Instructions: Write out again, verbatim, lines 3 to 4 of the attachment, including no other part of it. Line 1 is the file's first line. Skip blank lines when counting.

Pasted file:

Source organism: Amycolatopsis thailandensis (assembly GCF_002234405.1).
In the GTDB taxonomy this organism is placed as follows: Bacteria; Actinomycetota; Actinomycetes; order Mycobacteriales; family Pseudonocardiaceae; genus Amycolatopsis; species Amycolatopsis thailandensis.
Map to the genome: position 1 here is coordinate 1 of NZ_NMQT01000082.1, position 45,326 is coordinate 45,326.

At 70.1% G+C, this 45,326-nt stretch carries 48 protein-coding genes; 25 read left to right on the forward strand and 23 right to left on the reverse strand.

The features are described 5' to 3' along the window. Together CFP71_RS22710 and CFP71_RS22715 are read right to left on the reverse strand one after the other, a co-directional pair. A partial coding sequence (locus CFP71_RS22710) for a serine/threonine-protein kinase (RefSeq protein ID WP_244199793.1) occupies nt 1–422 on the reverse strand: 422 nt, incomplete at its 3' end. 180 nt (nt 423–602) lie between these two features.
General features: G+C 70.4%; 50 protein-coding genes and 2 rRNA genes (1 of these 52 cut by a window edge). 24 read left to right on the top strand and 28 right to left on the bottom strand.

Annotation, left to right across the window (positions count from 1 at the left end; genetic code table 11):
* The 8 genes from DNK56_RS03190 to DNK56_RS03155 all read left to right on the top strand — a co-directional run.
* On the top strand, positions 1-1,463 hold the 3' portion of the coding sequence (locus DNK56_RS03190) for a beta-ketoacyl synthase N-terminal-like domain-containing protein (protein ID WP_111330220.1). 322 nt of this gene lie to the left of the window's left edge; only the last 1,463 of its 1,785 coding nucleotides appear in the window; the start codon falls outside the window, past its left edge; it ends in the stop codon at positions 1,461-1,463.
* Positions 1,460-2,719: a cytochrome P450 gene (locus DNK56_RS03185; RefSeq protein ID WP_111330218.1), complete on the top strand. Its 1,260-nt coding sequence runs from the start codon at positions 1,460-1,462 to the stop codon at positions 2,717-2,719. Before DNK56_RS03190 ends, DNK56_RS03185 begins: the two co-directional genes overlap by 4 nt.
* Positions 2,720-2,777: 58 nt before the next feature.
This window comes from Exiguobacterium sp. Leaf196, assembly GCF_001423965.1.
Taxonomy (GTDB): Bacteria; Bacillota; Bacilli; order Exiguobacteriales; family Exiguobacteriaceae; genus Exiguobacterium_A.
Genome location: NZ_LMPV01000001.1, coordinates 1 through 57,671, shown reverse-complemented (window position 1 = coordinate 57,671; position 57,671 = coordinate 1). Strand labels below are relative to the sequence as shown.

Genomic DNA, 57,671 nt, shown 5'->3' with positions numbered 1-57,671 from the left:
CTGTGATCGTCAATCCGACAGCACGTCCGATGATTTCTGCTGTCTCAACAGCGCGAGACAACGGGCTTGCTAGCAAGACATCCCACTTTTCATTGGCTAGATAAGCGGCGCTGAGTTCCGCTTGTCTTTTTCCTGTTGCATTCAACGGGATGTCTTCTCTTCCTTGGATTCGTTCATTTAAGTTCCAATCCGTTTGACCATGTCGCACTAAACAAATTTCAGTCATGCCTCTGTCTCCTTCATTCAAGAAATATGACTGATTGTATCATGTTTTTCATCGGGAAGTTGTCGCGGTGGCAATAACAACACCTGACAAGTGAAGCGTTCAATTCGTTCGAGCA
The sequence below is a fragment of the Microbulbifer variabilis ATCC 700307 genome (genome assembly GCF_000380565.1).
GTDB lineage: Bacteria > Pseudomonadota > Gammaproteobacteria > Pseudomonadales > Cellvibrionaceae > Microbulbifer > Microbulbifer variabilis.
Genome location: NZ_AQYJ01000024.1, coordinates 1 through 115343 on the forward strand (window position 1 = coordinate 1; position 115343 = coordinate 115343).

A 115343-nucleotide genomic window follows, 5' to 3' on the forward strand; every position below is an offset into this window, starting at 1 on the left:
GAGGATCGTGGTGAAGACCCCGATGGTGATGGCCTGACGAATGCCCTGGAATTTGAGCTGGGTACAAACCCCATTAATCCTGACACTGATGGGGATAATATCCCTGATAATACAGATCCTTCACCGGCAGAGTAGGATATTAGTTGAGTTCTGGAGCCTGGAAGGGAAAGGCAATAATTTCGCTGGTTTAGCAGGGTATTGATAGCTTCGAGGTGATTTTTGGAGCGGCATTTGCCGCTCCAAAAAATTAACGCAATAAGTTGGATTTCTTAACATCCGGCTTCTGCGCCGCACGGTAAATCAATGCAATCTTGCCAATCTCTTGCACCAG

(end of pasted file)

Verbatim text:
Map to the genome: position 1 here is coordinate 1 of NZ_NMQT01000082.1, position 45,326 is coordinate 45,326.

At 70.1% G+C, this 45,326-nt stretch carries 48 protein-coding genes; 25 read left to right on the forward strand and 23 right to left on the reverse strand.